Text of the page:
Donna Tartt says so rightly that: “Working on something over a period of time gives a richness that you can’t fake.” Indulge in the process. Consider the time well spent to give everything the layers of polish, the ripeness of harvest, the luster of age. Taking the time to fully develop a story makes it resonate. Giving any calling or relationship or challenge a worthy and enduring effort creates an authenticity you can’t fake. Let’s seek what stirs our souls, then with equal fervor hone and develop and finally share the gift.

If any of these have spoken to you, I’d love to hear which and how.

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FROM DREAM TO REALITY

 

I want to share with you a book that was recently released by Lighthouse of the Carolinas Publishing Company. I loved receiving and compiling Writing Right to Success. The contributors graciously shared their writing journeys and craft articles that will appeal to readers and writers alike.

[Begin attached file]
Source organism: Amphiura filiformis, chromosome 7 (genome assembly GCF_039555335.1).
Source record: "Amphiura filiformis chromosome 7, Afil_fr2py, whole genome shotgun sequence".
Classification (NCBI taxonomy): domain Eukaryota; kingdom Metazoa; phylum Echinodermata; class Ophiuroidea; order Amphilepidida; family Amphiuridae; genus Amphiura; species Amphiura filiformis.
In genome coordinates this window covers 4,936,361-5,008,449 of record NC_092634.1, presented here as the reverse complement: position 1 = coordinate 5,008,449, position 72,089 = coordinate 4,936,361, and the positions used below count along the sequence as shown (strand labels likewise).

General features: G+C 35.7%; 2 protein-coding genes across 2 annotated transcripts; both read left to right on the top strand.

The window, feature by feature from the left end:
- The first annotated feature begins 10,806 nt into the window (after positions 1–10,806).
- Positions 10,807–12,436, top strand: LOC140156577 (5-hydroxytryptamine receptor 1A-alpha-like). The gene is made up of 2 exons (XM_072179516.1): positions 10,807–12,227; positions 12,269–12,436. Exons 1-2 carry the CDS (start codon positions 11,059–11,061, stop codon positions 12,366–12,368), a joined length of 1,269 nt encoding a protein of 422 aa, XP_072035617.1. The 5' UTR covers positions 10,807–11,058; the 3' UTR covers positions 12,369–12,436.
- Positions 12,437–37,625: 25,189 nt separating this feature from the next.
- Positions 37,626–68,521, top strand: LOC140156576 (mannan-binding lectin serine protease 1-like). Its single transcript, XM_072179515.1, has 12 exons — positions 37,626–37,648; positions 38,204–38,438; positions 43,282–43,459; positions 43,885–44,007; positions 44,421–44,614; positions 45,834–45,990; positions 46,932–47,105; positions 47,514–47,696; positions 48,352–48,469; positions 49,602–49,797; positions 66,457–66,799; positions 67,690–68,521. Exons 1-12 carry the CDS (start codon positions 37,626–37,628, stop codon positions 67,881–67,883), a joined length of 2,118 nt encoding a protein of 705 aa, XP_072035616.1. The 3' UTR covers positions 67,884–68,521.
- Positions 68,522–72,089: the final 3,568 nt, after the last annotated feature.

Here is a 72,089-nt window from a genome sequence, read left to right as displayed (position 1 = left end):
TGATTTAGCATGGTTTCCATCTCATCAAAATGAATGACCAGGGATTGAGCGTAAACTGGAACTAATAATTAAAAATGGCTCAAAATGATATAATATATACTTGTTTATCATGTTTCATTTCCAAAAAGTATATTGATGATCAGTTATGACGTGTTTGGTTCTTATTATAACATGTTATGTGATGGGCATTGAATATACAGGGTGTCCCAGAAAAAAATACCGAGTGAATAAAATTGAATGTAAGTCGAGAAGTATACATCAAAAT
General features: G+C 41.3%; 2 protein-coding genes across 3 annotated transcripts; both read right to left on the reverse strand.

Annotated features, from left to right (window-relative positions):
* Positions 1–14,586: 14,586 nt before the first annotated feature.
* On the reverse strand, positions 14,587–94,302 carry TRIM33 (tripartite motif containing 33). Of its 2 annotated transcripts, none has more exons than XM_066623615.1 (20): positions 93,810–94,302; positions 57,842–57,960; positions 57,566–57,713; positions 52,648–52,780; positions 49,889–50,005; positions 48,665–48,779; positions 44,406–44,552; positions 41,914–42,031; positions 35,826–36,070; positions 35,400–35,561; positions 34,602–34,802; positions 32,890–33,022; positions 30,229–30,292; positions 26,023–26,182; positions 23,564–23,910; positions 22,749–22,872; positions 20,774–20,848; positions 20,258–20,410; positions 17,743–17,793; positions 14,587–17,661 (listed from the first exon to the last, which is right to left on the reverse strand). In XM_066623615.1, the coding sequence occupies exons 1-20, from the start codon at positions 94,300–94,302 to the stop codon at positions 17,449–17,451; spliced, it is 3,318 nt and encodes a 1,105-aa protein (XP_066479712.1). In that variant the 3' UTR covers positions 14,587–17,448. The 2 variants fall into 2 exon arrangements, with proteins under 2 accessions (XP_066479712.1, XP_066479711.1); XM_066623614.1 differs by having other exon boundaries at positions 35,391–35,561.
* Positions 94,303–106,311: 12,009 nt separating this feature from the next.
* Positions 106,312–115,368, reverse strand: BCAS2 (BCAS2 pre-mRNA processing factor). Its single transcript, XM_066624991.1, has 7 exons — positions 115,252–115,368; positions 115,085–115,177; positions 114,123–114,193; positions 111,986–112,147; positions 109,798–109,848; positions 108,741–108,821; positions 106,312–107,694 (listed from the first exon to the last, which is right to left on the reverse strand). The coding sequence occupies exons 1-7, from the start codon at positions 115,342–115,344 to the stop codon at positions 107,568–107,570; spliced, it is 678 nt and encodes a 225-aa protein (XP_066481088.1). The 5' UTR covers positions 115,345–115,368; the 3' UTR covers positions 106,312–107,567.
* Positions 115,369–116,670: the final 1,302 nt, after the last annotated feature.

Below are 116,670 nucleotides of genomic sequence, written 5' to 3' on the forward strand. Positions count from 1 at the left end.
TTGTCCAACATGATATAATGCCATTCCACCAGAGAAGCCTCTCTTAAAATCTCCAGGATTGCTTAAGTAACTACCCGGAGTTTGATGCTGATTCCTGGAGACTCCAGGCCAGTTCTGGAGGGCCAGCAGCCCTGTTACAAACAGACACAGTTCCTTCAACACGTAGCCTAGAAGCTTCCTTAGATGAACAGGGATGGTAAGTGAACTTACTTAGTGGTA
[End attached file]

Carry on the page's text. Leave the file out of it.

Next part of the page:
These are stories of those who followed their dream! Most for a very long time.

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These are stories of those who followed their dream!

Most for a very long time.

Anybody can write. Right?

But how do you write “right?” That is… how do you write in such a way that you find success as a writer? Doesn’t this apply to others in any profession.

The purpose of this book is to answer those questions, and many more. Some of the most well-known, best-selling, award-winning authors share their journeys from taking the first step to achieving success. Too, they offer valuable insights into mastering the craft of writing.